When working on both Windows and Linux servers, I've noticed one difference between them that seems to keep coming up. 2 examples that come to mind:
Deleting a file: In Linux, if you are root, and you say
rm -f [filename]there is only one possible result -- The file will be deleted. You will not be given some reason why the system has decided not to fulfill your request (locked, in use, not enough permission, etc.). Not so in Windows, no matter how much rights you have.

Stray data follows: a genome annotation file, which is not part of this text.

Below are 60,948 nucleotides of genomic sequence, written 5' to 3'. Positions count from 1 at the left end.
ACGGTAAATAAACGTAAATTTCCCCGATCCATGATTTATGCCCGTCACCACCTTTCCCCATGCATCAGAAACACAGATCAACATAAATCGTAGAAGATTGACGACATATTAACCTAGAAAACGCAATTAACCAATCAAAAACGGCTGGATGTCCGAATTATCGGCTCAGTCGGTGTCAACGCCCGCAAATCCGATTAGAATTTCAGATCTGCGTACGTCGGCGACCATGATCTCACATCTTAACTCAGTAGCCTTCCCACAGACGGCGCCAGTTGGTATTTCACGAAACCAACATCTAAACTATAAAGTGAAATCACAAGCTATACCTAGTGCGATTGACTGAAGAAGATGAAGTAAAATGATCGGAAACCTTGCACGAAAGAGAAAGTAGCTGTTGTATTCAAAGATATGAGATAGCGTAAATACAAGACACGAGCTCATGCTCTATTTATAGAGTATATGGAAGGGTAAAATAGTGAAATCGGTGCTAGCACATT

Killing a process: In Linux, if you are root, and you say
kill -9 [procid], there is only one possible result -- The process will be killed. In Windows you can go into the Task Administrator and kill a process and it may just stay there without even an explanation of why the system has decided to deny your request.
Is there any technical reason why Windows has chosen to give the operating system the final say in what commands get executed? Why can't the Administrator user delete any files it wants and kill any processes it wants, like root can on Linux?